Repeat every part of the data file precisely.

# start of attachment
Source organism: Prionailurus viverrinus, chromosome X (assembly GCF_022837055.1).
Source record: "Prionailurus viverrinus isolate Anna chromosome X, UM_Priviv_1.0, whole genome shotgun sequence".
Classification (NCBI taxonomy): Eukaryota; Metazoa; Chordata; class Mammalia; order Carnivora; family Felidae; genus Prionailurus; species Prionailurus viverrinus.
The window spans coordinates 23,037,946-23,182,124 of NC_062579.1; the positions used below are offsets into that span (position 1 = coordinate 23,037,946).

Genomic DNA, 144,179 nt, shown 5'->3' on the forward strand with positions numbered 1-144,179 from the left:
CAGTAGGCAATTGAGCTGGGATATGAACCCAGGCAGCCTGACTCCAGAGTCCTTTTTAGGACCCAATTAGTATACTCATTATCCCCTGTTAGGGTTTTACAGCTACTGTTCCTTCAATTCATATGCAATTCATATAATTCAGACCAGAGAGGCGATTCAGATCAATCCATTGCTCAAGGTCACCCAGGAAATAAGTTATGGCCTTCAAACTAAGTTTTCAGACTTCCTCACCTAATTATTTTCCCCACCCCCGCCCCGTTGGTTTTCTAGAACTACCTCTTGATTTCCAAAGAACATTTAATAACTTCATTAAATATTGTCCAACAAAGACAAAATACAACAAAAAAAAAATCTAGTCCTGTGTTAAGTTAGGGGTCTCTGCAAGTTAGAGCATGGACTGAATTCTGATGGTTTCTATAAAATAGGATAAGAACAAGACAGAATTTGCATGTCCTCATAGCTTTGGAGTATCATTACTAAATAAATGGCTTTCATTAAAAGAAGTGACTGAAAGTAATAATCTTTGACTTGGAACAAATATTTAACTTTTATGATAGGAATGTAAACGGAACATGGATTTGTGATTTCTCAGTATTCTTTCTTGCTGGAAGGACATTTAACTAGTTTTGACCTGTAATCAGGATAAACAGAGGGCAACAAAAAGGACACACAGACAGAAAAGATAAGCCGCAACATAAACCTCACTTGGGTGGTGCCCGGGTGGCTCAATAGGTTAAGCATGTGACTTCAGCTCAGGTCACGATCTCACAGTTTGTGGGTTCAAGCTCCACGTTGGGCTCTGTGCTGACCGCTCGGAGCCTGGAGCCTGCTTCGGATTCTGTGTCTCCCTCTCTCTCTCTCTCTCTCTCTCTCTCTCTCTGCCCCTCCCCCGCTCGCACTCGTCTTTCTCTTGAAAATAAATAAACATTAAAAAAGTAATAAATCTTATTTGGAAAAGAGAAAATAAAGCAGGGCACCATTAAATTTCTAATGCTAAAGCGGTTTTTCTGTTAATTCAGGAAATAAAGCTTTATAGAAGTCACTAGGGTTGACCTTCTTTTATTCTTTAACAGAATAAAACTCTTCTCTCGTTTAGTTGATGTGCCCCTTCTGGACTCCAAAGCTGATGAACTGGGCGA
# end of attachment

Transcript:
Source organism: Prionailurus viverrinus, chromosome X (assembly GCF_022837055.1).
Source record: "Prionailurus viverrinus isolate Anna chromosome X, UM_Priviv_1.0, whole genome shotgun sequence".
Classification (NCBI taxonomy): Eukaryota; Metazoa; Chordata; class Mammalia; order Carnivora; family Felidae; genus Prionailurus; species Prionailurus viverrinus.
The window spans coordinates 23,037,946-23,182,124 of NC_062579.1; the positions used below are offsets into that span (position 1 = coordinate 23,037,946).

Genomic DNA, 144,179 nt, shown 5'->3' on the forward strand with positions numbered 1-144,179 from the left:
CAGTAGGCAATTGAGCTGGGATATGAACCCAGGCAGCCTGACTCCAGAGTCCTTTTTAGGACCCAATTAGTATACTCATTATCCCCTGTTAGGGTTTTACAGCTACTGTTCCTTCAATTCATATGCAATTCATATAATTCAGACCAGAGAGGCGATTCAGATCAATCCATTGCTCAAGGTCACCCAGGAAATAAGTTATGGCCTTCAAACTAAGTTTTCAGACTTCCTCACCTAATTATTTTCCCCACCCCCGCCCCGTTGGTTTTCTAGAACTACCTCTTGATTTCCAAAGAACATTTAATAACTTCATTAAATATTGTCCAACAAAGACAAAATACAACAAAAAAAAAATCTAGTCCTGTGTTAAGTTAGGGGTCTCTGCAAGTTAGAGCATGGACTGAATTCTGATGGTTTCTATAAAATAGGATAAGAACAAGACAGAATTTGCATGTCCTCATAGCTTTGGAGTATCATTACTAAATAAATGGCTTTCATTAAAAGAAGTGACTGAAAGTAATAATCTTTGACTTGGAACAAATATTTAACTTTTATGATAGGAATGTAAACGGAACATGGATTTGTGATTTCTCAGTATTCTTTCTTGCTGGAAGGACATTTAACTAGTTTTGACCTGTAATCAGGATAAACAGAGGGCAACAAAAAGGACACACAGACAGAAAAGATAAGCCGCAACATAAACCTCACTTGGGTGGTGCCCGGGTGGCTCAATAGGTTAAGCATGTGACTTCAGCTCAGGTCACGATCTCACAGTTTGTGGGTTCAAGCTCCACGTTGGGCTCTGTGCTGACCGCTCGGAGCCTGGAGCCTGCTTCGGATTCTGTGTCTCCCTCTCTCTCTCTCTCTCTCTCTCTCTCTCTCTGCCCCTCCCCCGCTCGCACTCGTCTTTCTCTTGAAAATAAATAAACATTAAAAAAGTAATAAATCTTATTTGGAAAAGAGAAAATAAAGCAGGGCACCATTAAATTTCTAATGCTAAAGCGGTTTTTCTGTTAATTCAGGAAATAAAGCTTTATAGAAGTCACTAGGGTTGACCTTCTTTTATTCTTTAACAGAATAAAACTCTTCTCTCGTTTAGTTGATGTGCCCCTTCTGGACTCCAAAGCTGATGAACTGGGCGA